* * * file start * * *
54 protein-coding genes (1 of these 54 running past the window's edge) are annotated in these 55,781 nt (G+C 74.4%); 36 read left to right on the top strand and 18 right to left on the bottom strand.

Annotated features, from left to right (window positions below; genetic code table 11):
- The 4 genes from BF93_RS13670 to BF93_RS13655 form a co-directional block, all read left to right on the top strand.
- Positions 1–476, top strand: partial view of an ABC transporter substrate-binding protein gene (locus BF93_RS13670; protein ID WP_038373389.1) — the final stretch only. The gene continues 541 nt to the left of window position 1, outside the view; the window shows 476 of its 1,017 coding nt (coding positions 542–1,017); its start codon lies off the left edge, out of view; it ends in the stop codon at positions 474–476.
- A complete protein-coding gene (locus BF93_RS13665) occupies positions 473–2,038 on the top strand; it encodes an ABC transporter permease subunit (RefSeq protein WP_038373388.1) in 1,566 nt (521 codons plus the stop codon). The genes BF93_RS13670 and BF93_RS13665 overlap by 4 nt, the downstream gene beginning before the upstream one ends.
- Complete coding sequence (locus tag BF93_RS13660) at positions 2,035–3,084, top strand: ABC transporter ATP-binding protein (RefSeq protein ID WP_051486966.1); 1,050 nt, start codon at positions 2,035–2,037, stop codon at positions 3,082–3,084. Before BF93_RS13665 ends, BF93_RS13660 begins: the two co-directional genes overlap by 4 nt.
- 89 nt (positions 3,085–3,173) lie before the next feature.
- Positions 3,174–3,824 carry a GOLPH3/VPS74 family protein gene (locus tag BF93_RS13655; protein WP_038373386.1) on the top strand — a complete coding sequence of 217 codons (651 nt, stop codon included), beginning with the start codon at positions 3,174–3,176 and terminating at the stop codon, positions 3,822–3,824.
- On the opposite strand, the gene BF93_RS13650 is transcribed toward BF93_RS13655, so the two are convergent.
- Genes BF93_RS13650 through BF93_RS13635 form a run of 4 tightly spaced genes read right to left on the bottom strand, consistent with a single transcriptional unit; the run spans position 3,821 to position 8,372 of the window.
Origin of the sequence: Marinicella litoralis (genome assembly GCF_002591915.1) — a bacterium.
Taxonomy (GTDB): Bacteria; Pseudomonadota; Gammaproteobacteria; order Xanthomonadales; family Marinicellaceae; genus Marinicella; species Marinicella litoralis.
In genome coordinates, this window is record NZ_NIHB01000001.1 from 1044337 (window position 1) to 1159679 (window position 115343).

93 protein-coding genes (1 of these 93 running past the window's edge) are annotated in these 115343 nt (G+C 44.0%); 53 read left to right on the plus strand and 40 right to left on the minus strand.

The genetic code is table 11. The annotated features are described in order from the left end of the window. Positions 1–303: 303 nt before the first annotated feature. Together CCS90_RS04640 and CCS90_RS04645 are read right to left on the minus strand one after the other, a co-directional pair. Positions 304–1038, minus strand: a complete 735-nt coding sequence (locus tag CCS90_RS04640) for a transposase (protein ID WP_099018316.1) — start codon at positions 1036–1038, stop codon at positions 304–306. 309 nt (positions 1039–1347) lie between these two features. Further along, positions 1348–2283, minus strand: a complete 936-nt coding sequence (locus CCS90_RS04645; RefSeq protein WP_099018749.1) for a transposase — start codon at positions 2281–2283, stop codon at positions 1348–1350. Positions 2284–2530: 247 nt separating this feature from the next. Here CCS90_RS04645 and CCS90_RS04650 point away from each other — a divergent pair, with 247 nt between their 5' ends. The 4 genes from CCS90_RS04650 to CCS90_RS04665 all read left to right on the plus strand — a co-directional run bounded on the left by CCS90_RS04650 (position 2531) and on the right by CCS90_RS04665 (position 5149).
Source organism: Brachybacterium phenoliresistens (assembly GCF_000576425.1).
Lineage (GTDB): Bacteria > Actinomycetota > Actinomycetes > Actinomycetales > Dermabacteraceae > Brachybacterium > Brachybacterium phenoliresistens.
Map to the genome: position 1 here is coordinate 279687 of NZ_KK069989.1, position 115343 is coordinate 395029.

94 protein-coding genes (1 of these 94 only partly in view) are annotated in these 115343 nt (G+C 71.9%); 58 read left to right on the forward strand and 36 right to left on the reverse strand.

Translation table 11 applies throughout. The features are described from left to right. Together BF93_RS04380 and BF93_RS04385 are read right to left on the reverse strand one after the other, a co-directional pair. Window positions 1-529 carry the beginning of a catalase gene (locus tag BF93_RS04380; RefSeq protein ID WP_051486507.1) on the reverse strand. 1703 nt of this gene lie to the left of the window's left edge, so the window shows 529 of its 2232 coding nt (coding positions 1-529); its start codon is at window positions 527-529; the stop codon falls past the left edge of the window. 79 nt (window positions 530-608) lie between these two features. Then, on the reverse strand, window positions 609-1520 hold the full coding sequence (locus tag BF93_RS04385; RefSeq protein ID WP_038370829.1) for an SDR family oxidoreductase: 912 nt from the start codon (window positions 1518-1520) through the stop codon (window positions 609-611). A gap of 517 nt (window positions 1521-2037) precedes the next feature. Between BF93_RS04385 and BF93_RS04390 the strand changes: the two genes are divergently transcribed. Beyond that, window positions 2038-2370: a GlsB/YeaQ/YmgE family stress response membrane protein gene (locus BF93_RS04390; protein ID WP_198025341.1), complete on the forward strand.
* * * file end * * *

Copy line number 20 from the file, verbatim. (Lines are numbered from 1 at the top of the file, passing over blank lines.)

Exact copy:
Translation table 11 applies throughout. The features are described from left to right. Together BF93_RS04380 and BF93_RS04385 are read right to left on the reverse strand one after the other, a co-directional pair. Window positions 1-529 carry the beginning of a catalase gene (locus tag BF93_RS04380; RefSeq protein ID WP_051486507.1) on the reverse strand. 1703 nt of this gene lie to the left of the window's left edge, so the window shows 529 of its 2232 coding nt (coding positions 1-529); its start codon is at window positions 527-529; the stop codon falls past the left edge of the window. 79 nt (window positions 530-608) lie between these two features. Then, on the reverse strand, window positions 609-1520 hold the full coding sequence (locus tag BF93_RS04385; RefSeq protein ID WP_038370829.1) for an SDR family oxidoreductase: 912 nt from the start codon (window positions 1518-1520) through the stop codon (window positions 609-611). A gap of 517 nt (window positions 1521-2037) precedes the next feature. Between BF93_RS04385 and BF93_RS04390 the strand changes: the two genes are divergently transcribed. Beyond that, window positions 2038-2370: a GlsB/YeaQ/YmgE family stress response membrane protein gene (locus BF93_RS04390; protein ID WP_198025341.1), complete on the forward strand.